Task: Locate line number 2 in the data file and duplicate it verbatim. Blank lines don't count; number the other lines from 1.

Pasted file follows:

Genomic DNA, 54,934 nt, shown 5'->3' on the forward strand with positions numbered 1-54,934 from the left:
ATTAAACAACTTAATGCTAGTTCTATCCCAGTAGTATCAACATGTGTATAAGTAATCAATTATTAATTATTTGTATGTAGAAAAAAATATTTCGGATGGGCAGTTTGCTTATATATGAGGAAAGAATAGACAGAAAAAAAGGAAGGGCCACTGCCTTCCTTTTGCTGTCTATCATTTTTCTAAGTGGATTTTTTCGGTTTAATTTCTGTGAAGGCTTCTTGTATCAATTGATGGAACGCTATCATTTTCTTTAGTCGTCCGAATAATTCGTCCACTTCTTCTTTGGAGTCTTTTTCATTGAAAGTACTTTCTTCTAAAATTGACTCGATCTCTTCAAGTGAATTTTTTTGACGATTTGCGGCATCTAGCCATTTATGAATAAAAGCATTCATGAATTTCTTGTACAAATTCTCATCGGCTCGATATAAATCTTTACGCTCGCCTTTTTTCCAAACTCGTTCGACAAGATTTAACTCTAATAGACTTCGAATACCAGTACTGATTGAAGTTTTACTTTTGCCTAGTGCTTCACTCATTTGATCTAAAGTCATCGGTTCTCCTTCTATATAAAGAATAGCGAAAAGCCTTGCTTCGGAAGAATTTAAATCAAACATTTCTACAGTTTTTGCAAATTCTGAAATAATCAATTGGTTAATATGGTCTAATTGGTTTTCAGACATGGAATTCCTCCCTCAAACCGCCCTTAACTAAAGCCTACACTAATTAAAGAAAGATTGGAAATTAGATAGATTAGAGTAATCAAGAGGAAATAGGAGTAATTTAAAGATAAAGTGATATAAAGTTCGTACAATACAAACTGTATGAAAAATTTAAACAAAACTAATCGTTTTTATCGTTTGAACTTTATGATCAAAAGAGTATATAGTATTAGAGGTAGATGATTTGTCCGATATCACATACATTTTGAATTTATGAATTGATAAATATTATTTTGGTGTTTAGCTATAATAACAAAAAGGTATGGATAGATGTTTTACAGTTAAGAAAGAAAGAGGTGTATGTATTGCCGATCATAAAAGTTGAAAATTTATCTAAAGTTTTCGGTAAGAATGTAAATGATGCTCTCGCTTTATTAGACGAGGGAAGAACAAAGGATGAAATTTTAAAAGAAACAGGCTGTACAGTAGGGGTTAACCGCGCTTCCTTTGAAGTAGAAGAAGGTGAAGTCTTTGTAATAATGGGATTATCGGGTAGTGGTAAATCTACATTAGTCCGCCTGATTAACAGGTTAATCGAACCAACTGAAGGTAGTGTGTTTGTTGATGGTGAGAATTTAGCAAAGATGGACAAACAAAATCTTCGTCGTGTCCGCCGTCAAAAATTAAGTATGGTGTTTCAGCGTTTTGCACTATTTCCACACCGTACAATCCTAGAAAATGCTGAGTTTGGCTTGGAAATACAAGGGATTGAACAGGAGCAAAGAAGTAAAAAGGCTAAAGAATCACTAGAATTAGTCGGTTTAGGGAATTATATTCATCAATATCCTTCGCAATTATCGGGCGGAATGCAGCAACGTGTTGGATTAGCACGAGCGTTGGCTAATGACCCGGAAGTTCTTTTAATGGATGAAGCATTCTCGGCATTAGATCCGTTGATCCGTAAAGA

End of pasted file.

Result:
ATTAAACAACTTAATGCTAGTTCTATCCCAGTAGTATCAACATGTGTATAAGTAATCAATTATTAATTATTTGTATGTAGAAAAAAATATTTCGGATGGGCAGTTTGCTTATATATGAGGAAAGAATAGACAGAAAAAAAGGAAGGGCCACTGCCTTCCTTTTGCTGTCTATCATTTTTCTAAGTGGATTTTTTCGGTTTAATTTCTGTGAAGGCTTCTTGTATCAATTGATGGAACGCTATCATTTTCTTTAGTCGTCCGAATAATTCGTCCACTTCTTCTTTGGAGTCTTTTTCATTGAAAGTACTTTCTTCTAAAATTGACTCGATCTCTTCAAGTGAATTTTTTTGACGATTTGCGGCATCTAGCCATTTATGAATAAAAGCATTCATGAATTTCTTGTACAAATTCTCATCGGCTCGATATAAATCTTTACGCTCGCCTTTTTTCCAAACTCGTTCGACAAGATTTAACTCTAATAGACTTCGAATACCAGTACTGATTGAAGTTTTACTTTTGCCTAGTGCTTCACTCATTTGATCTAAAGTCATCGGTTCTCCTTCTATATAAAGAATAGCGAAAAGCCTTGCTTCGGAAGAATTTAAATCAAACATTTCTACAGTTTTTGCAAATTCTGAAATAATCAATTGGTTAATATGGTCTAATTGGTTTTCAGACATGGAATTCCTCCCTCAAACCGCCCTTAACTAAAGCCTACACTAATTAAAGAAAGATTGGAAATTAGATAGATTAGAGTAATCAAGAGGAAATAGGAGTAATTTAAAGATAAAGTGATATAAAGTTCGTACAATACAAACTGTATGAAAAATTTAAACAAAACTAATCGTTTTTATCGTTTGAACTTTATGATCAAAAGAGTATATAGTATTAGAGGTAGATGATTTGTCCGATATCACATACATTTTGAATTTATGAATTGATAAATATTATTTTGGTGTTTAGCTATAATAACAAAAAGGTATGGATAGATGTTTTACAGTTAAGAAAGAAAGAGGTGTATGTATTGCCGATCATAAAAGTTGAAAATTTATCTAAAGTTTTCGGTAAGAATGTAAATGATGCTCTCGCTTTATTAGACGAGGGAAGAACAAAGGATGAAATTTTAAAAGAAACAGGCTGTACAGTAGGGGTTAACCGCGCTTCCTTTGAAGTAGAAGAAGGTGAAGTCTTTGTAATAATGGGATTATCGGGTAGTGGTAAATCTACATTAGTCCGCCTGATTAACAGGTTAATCGAACCAACTGAAGGTAGTGTGTTTGTTGATGGTGAGAATTTAGCAAAGATGGACAAACAAAATCTTCGTCGTGTCCGCCGTCAAAAATTAAGTATGGTGTTTCAGCGTTTTGCACTATTTCCACACCGTACAATCCTAGAAAATGCTGAGTTTGGCTTGGAAATACAAGGGATTGAACAGGAGCAAAGAAGTAAAAAGGCTAAAGAATCACTAGAATTAGTCGGTTTAGGGAATTATATTCATCAATATCCTTCGCAATTATCGGGCGGAATGCAGCAACGTGTTGGATTAGCACGAGCGTTGGCTAATGACCCGGAAGTTCTTTTAATGGATGAAGCATTCTCGGCATTAGATCCGTTGATCCGTAAAGA